Samurai Warriors Chronicles 3 Review



Samurai Warriors Chronicles 3
Developer: Omega Force
Publisher: Koei Tecmo
Platforms: Playstation Vita, Nintendo 3DS (Reviewed)
Release Date: June 30, 2015
Price: $39.99 USD – Available Here

Good ol’ Koei Tecmo know how to please their fans. Even though we just received Samurai Warriors 4 not too long ago for the Vita and Playstation 4, Samurai Warrior Chronicles 3 has landed on the Nintendo 3DS and Vita, mainly existing to please some Nintendo fans wanting more from the beloved franchise. Honestly, I think it is a good move as while the Vita did get a “prettier” version of the same series earlier this year, it isn’t too often when the 3DS gets a title from the Warriors line – which seems to be changing in the other direction as we move forward. With some new features and customization, how does this title fare? Let’s find out.


The story in Samurai Warriors is honestly not a huge factor for the title whatsoever. Like all titles from the same line, this one places the player in the period where multiple empires are at war, with a ton of dialogue inserted to move the plot forward. When I say a ton, I truly mean a ton as this may very well be the most conversational cast to come to a portable Warriors game. Of course that is a good thing for players looking to soak up the lore, but for the most part you play a simple soldier who is just part of the action, rather than a focal point. Sure, characters respond a bit to your character differently if you pick a male or female – but don’t expect to feel like more than a foot soldier set among more famous allies.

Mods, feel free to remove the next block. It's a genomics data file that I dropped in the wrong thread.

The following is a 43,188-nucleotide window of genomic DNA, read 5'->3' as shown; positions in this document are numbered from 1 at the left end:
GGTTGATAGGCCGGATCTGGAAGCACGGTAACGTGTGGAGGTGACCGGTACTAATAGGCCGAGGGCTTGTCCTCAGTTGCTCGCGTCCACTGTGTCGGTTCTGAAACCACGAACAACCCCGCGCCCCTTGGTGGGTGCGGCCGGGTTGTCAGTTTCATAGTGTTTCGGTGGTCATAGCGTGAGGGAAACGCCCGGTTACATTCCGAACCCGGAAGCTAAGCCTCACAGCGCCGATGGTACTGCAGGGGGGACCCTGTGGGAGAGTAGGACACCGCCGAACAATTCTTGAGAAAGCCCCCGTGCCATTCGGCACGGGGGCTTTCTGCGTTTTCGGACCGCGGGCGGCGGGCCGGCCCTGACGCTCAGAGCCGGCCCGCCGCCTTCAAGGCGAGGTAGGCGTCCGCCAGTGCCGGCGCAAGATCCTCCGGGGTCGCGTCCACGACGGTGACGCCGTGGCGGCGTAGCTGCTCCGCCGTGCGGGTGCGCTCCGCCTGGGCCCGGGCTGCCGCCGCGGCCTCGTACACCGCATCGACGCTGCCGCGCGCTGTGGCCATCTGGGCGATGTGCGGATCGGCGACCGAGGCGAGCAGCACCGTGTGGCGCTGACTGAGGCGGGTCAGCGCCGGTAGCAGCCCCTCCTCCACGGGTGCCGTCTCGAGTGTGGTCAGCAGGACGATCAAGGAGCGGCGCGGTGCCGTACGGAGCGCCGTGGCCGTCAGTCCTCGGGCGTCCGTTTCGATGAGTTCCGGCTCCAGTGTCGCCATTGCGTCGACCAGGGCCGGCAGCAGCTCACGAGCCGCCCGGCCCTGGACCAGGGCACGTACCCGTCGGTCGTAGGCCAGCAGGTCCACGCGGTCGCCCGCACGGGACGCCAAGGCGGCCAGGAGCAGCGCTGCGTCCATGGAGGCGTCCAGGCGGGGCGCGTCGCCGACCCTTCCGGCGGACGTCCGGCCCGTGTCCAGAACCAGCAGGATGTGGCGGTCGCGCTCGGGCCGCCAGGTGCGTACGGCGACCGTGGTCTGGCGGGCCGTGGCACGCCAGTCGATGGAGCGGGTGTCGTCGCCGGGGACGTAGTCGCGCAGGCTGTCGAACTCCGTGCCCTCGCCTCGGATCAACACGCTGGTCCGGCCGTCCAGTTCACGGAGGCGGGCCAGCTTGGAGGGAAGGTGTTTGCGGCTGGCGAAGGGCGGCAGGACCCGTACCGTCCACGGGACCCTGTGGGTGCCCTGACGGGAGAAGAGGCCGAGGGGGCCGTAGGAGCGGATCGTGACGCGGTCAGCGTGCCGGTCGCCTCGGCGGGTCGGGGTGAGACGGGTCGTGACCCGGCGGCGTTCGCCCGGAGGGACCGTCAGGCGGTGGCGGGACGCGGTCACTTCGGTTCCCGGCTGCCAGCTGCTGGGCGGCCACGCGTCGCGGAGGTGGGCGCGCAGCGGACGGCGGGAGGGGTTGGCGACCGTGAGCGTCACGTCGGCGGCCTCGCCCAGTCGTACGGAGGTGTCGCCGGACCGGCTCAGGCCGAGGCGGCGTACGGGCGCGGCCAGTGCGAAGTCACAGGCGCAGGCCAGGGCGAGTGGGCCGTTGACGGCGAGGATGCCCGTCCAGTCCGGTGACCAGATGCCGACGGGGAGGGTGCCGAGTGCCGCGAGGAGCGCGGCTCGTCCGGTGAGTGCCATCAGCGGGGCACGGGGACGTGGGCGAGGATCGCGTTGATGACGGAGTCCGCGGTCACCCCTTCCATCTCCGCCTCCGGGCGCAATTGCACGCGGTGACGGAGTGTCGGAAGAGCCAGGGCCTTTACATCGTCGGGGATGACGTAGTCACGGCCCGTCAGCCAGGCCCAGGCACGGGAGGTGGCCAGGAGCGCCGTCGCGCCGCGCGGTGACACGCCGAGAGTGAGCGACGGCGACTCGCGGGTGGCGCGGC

The gameplay is what truly matters and thankfully- fans will be happy to know that this installment does well in terms of performance. For the most part, the controls are on par with the Warriors titles of the past, allowing for some quick hack and slash gameplay that Koei has seemed to master on consoles over the years. Of course this is a Chronicles title and is a spin-off of Samurai Warriors – intended for portable platforms, so expect a bit less overall in terms of upgrades and depth that a console version may have. Now I know, Samurai Warriors 4 was on the Vita – but I played this on the 3DS and that Vita version of 4 is simply a port of the Playstation 3 version. I am not trying to make excuses for the shortcomings of Chronicles 3, I just feel it is important to have a full understanding of the intended audience and purpose of this lightweight title before players decide to pick it up.


Getting back on track, one of the finest features of Samurai Warriors Chronicles 3 is the customization. Right at the start, players must create a character to their liking to take to the fields. The creation tool is actually rather complex and surprised me a bit, as you can even change the tone and general shape of your character. I know that sounds rather silly to compliment, but I find it kind of nice when developers let players use their full imagination – meaning you can be as serious or offbeat as you choose to be. A returning feature that has been improved upon is the ability to switch heroes during battle. Now players can simply tap their icon on the map and instantly get a new perspective without having to make a long trek. Its convenient and a great use of the touchscreen controls, streamlining the action for further simplicity. Speaking of touchscreen – War Arts are new abilities for warriors that improve the odds during battle. This isn’t a game changer by any means, but it was nice to see a little option come in handy during some of the earlier portions of the game.